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Protective Behavioral Strategies as a Mediator and Moderator in Alcohol-Related Outcomes

In case you missed it, the cameras were rolling at the APS 23rd Annual Convention in Washington, DC. Watch Gabrielle D’Lima from Old Dominion University present her research on “Protective Behavioral Strategies as a Mediator and Moderator in Alcohol-Related Outcomes.”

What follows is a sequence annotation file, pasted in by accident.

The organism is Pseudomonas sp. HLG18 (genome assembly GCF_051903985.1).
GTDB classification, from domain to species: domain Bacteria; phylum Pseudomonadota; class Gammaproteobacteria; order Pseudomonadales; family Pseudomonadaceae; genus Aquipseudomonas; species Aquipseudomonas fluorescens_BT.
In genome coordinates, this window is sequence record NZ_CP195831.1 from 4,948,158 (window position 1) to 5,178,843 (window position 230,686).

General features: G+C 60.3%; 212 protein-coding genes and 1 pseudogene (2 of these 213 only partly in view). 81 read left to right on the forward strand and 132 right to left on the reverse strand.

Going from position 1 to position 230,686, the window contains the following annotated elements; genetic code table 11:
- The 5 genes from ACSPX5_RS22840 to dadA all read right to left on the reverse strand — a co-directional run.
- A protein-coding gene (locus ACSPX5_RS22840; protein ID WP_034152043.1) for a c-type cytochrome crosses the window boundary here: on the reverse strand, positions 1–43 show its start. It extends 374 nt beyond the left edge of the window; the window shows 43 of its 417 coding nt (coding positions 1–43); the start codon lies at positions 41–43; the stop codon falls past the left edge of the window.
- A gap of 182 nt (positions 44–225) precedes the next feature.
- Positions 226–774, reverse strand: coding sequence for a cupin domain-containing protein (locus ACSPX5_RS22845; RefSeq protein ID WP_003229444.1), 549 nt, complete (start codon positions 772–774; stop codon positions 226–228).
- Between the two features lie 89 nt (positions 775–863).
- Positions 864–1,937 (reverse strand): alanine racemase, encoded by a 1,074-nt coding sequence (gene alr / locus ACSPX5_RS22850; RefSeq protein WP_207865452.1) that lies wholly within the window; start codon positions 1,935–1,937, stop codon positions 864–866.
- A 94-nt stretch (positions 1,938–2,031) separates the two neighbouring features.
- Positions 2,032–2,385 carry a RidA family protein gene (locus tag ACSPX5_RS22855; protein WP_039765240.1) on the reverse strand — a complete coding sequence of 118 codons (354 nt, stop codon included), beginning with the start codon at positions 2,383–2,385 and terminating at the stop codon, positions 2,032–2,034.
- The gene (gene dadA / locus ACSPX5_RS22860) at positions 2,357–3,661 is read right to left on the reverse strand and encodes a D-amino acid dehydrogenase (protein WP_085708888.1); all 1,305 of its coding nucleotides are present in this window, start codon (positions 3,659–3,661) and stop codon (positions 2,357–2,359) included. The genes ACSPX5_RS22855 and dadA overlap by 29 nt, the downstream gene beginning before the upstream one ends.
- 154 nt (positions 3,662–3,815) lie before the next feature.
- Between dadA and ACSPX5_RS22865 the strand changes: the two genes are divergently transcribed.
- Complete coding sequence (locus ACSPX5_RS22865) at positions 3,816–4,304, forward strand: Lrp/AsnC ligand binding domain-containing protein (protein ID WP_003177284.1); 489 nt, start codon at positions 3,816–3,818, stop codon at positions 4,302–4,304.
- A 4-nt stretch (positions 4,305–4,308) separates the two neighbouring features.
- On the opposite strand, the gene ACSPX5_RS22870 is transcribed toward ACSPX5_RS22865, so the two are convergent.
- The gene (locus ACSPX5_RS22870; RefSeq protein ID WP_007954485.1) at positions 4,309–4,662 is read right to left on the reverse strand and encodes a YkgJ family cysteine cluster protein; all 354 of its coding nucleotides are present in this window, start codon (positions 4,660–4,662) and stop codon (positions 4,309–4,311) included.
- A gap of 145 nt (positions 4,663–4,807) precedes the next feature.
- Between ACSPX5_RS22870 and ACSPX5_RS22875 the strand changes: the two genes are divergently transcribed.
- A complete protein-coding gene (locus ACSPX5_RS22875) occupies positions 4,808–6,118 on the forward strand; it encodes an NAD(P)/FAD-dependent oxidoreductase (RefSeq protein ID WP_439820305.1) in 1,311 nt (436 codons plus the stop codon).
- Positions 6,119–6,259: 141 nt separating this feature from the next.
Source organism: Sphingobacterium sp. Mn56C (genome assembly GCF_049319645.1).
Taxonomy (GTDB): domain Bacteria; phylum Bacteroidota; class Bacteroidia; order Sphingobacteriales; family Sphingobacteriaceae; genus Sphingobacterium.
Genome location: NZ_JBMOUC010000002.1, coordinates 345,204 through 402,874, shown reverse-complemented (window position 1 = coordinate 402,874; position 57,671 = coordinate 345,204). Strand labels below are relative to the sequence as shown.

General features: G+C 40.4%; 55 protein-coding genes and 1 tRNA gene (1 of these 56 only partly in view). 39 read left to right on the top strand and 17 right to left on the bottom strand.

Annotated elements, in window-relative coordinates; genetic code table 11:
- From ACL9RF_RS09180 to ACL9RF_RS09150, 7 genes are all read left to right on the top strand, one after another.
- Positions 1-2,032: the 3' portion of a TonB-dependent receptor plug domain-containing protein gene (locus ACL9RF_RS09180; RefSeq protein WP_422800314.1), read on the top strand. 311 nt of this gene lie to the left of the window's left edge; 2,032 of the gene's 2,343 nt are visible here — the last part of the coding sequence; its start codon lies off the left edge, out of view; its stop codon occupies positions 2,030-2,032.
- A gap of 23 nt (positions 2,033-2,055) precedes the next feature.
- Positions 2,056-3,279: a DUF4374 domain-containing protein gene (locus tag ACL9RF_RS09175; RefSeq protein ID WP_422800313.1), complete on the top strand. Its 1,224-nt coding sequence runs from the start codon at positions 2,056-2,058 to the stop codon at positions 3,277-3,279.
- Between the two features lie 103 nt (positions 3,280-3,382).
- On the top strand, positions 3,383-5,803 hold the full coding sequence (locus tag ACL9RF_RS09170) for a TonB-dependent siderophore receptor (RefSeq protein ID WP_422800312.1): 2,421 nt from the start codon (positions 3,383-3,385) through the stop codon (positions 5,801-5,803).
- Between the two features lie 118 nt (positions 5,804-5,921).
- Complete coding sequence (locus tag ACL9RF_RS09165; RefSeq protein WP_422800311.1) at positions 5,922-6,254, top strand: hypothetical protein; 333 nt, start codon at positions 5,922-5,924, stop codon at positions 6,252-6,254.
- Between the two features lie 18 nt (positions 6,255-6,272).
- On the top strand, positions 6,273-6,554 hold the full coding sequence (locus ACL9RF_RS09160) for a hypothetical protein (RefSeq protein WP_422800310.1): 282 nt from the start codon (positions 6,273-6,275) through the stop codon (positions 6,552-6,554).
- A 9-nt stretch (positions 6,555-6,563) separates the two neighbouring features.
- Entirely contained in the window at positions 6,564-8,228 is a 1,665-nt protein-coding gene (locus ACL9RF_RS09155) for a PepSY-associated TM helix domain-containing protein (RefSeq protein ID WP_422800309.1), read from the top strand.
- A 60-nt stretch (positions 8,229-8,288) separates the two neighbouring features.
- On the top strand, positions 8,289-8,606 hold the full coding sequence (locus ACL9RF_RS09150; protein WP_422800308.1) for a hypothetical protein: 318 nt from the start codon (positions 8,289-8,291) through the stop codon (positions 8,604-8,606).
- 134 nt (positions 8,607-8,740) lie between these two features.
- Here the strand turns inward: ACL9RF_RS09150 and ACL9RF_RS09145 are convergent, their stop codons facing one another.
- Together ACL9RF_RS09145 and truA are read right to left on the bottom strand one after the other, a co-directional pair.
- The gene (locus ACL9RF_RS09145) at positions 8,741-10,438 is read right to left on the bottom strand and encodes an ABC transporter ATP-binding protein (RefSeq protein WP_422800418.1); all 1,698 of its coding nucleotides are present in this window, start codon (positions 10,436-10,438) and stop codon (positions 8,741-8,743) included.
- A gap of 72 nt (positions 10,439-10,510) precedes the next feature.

With coauthors Matthew R. Pearson (Old Dominion University) and Michelle L. Kelley (Old Dominion University), Gabrielle D’Lima investigated the role of protective behavioral strategies as a possible mediator and moderator of the relationship between self-regulation and alcohol-related outcomes in first-year undergraduates. Self-regulation, in general, has been found to predict alcohol consequences. Protective behavioral strategies (e.g., tracking how many drinks are consumed, adding ice to drinks, alternating between alcoholic and nonalcoholic beverages) are exemplary of a form of self-regulation specific to alcohol consumption and have been found to explain the relationship between general self-regulation and alcohol consequences. Further, the use of protective behavioral strategies appeared to be more important for those with poorer self-regulation abilities. The authors are currently studying whether a brief intervention based on protective behavioral strategies will impact alcohol consumption and consequences in college students.

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